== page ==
Spanish GP - Sunday - Race Report
A sleepy afternoon in Barcelona
There was a certain amount of irony to be found lurking in the corridors at the Circuit de Catalunya. During the weekend, rival Valencia announced a new race, which will be called the European GP. The Catalans responded by announcing a new deal for the Spanish GP to take them to 2016. They added that they wanted to turn the circuit into the best in the world. It is a fine ambition and the Catalans work very hard to make people like the place, but there is one fundamental flaw that never goes away: the Circuit de Catalunya might be a good testing venue but with the modern F1 cars it does not produce good racing. It never has. On paper the circuit looks good and with GP2 cars, for example, the racing can be very interesting. There was plenty of overtaking. Now, it is true that some of the GP2 drivers are never going to win Grands Prix, indeed one or two seem barely competent. But the point is not that. The reality is that the GP2 cars have a hint of old-fashioned ground-effect aerodynamics which allows them to overtake more easily. F1 cars are totally dependent on their front wings and if a butterfly flits by this can upset the balance.
One way or the other, this does not make much sense. The Spanish GP is always one of the dullest of the year and the drivers do not even try to pretend. There is no overtaking after the first corner. And thus this is where the main action is as the cars arrive at the start of lap one.
This is where the 2007 Spanish GP was settled. Felipe Massa and Fernando Alonso on the front row of the grid and as a result they arrived in the corner almost side-by-side. Each believed that he had done enough to claim the corner. The result was that the two cars touched and Alonso had an off. After the race there were attempts to turn this into controversy. Both drivers shrugged it off although Alonso sounded a little whingey, apparently complaining about Massa's driving. Felipe, ever the little boy, looked rather sheepish but then produced a robust defence to the suggestion that he had done something wrong. All he did, as the films and the photos show, was to hold the line.
The 140,000 fans who had turned up to cheer for Alonso were in for a disappointment. Alonso had managed to build up his momentum in the run down from the start and so jinked out and tried to go around the outside of Massa.
"It was a little bit tight," Massa admitted. "But the first corner is important here. We touched. It was a very small contact and I was I afraid that my car might be damaged. I was on the inside I was not going to move over."
Alonso was less happy.
"In this type of thing 99% of incidents like this result in both cars being finished. It was very tight. I was a little quicker so I went to the outside and braked later than he did. I thought that I was in front of him. Unfortunately he did not think so."
Alonso had made a mistake. And after that he never had any hope of winning the race.
The most dangerous thing in all of this was not the move but rather Fernando's return to the tarmac, which nearly triggered a big shunt as he sliced in front of Hamilton and both BMWs.
Things soon settled and it was clear that unless there was some fancy strategy, Massa would win and the McLarens would be second and third. Massa believed that he and Raikkonen might have finished 1-2 but then the Finn did not last the course. Raikkonen's F2007 disappeared early on with an electronic problem. After that there was little that the three could do to alter the story. Massa had a flash fire as he accelerated out of the pits and although this made for interesting TV images, Massa did not even notice it.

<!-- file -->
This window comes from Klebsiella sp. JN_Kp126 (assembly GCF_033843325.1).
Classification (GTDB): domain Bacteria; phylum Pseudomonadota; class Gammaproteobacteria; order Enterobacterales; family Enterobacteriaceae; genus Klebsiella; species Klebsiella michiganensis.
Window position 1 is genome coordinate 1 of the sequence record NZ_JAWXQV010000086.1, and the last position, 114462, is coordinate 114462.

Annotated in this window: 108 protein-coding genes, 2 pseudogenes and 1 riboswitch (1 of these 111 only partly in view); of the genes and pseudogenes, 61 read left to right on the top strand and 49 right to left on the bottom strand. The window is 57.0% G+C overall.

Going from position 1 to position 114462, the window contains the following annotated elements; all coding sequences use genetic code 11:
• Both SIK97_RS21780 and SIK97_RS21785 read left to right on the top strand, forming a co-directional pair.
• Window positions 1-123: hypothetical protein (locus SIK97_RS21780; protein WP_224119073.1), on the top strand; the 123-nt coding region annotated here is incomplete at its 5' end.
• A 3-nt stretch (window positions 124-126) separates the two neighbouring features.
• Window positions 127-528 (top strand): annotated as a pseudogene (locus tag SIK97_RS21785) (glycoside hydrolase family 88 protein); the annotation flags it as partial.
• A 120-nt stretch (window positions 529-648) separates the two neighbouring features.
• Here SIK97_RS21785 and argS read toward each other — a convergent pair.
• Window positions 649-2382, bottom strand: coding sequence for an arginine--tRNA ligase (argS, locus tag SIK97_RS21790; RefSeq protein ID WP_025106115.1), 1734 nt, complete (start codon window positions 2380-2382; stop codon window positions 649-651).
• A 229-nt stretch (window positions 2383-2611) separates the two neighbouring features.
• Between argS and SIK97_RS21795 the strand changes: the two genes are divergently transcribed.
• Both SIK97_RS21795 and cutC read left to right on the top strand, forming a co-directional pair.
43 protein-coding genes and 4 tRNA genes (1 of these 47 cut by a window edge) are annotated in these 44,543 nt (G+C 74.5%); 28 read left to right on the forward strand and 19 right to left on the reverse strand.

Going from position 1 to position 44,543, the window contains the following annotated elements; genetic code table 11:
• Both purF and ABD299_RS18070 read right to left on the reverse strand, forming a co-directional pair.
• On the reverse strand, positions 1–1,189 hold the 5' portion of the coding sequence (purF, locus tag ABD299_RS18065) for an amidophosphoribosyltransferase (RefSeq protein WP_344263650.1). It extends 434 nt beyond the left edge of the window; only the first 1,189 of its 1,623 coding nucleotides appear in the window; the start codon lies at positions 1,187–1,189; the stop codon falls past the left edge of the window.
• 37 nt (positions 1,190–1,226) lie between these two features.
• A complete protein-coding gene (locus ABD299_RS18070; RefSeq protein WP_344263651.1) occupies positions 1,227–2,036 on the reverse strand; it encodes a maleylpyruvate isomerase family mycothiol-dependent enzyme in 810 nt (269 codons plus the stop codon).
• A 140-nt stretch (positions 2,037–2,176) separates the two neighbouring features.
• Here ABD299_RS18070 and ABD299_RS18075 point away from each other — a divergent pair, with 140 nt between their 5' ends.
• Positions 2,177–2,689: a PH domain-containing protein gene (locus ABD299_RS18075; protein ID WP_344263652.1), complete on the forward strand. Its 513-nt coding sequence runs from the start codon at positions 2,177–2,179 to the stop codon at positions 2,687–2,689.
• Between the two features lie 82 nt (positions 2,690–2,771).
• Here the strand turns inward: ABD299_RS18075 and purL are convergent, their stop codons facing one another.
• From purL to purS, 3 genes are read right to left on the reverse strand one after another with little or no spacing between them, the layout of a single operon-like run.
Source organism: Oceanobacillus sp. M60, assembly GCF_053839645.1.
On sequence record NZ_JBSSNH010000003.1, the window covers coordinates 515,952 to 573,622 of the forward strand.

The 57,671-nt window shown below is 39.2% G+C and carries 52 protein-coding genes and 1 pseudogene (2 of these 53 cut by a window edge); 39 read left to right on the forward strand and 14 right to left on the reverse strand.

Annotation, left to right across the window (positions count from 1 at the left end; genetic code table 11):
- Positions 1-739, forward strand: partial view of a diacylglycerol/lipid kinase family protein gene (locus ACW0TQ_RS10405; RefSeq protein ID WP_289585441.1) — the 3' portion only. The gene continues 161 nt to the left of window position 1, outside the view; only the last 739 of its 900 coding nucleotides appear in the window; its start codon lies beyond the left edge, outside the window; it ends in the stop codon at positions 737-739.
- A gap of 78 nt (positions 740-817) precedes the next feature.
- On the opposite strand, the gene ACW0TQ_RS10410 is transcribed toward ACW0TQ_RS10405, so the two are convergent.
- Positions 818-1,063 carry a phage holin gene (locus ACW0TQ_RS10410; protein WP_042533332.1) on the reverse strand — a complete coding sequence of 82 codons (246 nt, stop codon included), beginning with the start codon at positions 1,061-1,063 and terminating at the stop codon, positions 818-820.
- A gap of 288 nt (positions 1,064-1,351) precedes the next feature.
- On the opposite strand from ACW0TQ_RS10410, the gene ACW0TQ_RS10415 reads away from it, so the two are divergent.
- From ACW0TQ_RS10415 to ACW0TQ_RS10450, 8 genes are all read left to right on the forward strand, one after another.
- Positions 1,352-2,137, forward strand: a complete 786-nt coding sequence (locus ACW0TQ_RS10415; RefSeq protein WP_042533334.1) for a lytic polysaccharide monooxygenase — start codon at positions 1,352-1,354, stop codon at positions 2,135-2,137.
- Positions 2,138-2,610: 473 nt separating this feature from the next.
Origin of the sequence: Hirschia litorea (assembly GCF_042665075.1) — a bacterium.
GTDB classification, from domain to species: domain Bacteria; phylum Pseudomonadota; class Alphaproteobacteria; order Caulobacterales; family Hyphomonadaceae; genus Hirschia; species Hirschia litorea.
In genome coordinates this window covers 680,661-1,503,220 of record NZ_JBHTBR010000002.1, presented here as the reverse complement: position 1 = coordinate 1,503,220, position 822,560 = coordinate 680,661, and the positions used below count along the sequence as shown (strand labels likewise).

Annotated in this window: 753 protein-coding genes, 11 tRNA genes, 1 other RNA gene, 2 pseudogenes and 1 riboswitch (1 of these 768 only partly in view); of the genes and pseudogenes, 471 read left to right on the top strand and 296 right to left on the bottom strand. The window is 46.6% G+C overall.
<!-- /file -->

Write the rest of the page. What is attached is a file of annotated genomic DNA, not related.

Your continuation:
Hamilton could just about match the Ferrari in the second stint but that was it.
Lewis was happy with second.
Alonso's only hope of making up ground was to try switching to the harder tyre in the middle stint and then charge through at the end with soft tyres, when everyone else would be on harder rubber.
But that did not work.
Hamilton pushed hard to win but ended up having to accept his fourth podium finish in four races. And so he leads the World Championship. No rookie has ever led the World Championship in his first season and in addition to that honour, Hamilton has also broken Bruce McLaren's record as the youngest driver ever to lead the Championship. Lewis has 30 points to Alonso's 28, Massa's 27 and Raikkonen's 22. Ferrari still has the advantage and yet McLaren is 1-2 in the Drivers' Championship and ahead in the Constructors' title.
Behind Massa, Hamilton and Alonso, there was Kubica doing a great job for a youngster.
His team mate Nick Heidfeld was unlucky when the team messed up a pit stop and he had to do a slow lap. This gave David Coulthard a nice piece of good fortune (it so often happens around contract time) and the Scot produced his best race of the year and scored Red Bull's first 2007 points. He had to fight hard for it and would probably have lost the place but for misfortune which befell Heikki Kovalainen when the refuelling machine failed to work properly down at Renault and so both drivers had to make extra stops. This dropped Kovalainen to seventh behind Nico Rosberg who did a solid job for Williams, to give the team three more much-needed points. With Toyota flopping badly in this race Williams and Toyota now both have five points. Renault has slipped ahead to 11.
The most celebrating was probably done down at Super Aguri where Takuma Sato came home to score the team's first World Championship point after Fisichella fell back with a late pit stop.
When the Formula 1 circus gathered in Spain there were fears that Ferrari was pulling away but that did not happen.
Barcelona may be a little dull but F1 in 2007 is anything but dull.